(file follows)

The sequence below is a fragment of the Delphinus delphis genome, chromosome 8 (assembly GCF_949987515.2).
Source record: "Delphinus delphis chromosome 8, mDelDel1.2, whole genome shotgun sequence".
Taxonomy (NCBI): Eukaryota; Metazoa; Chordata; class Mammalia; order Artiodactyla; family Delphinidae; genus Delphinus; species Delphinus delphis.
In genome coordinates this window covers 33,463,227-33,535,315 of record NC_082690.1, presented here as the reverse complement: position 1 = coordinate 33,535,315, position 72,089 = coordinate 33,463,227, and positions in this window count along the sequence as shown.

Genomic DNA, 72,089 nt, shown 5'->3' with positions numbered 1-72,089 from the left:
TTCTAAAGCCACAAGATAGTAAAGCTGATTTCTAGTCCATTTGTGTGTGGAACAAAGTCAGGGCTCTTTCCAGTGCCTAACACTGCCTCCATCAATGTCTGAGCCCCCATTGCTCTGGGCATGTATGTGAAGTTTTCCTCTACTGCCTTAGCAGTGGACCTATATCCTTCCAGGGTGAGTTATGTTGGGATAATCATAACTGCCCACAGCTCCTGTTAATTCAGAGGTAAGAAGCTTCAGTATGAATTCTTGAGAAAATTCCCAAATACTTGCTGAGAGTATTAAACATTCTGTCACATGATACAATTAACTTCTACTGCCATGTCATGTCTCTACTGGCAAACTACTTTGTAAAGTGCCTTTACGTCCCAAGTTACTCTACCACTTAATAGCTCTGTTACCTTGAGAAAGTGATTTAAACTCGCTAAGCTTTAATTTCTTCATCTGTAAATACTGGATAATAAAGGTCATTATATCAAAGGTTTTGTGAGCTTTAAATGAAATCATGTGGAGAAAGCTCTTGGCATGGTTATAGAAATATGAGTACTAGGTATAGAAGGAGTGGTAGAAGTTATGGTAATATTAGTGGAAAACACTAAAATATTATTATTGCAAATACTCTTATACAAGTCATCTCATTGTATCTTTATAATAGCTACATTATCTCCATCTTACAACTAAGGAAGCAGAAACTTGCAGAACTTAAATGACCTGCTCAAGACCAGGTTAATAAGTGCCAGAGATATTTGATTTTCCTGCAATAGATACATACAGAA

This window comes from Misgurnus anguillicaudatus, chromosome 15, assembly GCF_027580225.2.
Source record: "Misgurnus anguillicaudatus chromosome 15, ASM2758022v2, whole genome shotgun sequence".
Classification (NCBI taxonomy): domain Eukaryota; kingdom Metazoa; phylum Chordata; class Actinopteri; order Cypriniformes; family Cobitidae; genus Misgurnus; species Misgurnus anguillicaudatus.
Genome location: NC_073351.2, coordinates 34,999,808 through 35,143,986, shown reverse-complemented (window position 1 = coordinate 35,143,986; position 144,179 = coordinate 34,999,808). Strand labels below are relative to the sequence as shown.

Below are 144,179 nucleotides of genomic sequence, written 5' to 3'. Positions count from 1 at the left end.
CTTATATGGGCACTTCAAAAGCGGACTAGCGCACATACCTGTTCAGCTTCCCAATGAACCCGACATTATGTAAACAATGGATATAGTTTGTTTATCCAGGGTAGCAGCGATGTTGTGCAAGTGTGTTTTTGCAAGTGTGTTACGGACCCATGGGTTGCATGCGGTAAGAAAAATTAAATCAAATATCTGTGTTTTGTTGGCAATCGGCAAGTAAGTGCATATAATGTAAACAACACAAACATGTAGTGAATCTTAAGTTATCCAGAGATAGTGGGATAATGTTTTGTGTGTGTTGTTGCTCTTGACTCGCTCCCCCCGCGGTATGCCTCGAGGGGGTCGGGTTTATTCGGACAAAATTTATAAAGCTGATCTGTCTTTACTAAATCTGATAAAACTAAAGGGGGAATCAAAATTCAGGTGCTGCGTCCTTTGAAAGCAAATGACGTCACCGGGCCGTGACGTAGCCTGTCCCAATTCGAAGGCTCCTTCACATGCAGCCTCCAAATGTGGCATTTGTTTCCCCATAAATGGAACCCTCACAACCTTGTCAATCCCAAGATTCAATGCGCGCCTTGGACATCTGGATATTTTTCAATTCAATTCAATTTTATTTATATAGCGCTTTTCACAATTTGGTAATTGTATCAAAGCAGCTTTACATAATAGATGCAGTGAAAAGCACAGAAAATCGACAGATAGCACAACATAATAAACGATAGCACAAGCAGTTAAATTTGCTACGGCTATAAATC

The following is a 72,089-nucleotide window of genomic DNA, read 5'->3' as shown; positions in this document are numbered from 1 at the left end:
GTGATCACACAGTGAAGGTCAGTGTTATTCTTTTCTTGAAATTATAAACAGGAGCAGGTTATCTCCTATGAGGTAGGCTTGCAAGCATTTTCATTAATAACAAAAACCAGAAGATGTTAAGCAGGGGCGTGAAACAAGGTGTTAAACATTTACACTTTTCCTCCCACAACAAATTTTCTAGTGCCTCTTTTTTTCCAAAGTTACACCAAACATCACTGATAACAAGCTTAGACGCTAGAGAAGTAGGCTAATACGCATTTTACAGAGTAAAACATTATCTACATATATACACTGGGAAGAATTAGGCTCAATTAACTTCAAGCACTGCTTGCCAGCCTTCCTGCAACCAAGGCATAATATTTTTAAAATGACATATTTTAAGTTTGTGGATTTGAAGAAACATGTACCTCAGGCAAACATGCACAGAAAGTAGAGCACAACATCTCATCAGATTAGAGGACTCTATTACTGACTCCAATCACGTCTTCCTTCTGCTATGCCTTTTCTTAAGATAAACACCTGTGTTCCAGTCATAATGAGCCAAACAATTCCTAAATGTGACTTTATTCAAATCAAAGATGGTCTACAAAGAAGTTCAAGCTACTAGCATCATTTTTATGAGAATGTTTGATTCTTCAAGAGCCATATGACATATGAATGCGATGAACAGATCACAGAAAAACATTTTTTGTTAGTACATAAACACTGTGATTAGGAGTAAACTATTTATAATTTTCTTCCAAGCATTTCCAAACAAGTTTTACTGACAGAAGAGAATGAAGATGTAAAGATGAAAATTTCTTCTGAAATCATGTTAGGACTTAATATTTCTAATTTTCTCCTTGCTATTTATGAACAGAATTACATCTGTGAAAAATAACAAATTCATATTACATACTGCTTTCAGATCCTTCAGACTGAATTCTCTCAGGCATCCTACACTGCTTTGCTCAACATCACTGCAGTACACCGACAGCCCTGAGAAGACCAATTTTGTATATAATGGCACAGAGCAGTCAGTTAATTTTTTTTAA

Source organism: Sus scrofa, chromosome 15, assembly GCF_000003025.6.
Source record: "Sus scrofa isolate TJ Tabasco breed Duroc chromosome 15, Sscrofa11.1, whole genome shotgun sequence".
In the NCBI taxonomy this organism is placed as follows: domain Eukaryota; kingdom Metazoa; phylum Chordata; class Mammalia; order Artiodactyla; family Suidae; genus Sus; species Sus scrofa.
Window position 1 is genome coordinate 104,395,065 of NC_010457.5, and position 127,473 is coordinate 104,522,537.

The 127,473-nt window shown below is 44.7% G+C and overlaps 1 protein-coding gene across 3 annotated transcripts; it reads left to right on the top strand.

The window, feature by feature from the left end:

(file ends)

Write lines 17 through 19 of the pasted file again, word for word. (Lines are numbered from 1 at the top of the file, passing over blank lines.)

In the NCBI taxonomy this organism is placed as follows: domain Eukaryota; kingdom Metazoa; phylum Chordata; class Mammalia; order Artiodactyla; family Suidae; genus Sus; species Sus scrofa.
Window position 1 is genome coordinate 104,395,065 of NC_010457.5, and position 127,473 is coordinate 104,522,537.

The 127,473-nt window shown below is 44.7% G+C and overlaps 1 protein-coding gene across 3 annotated transcripts; it reads left to right on the top strand.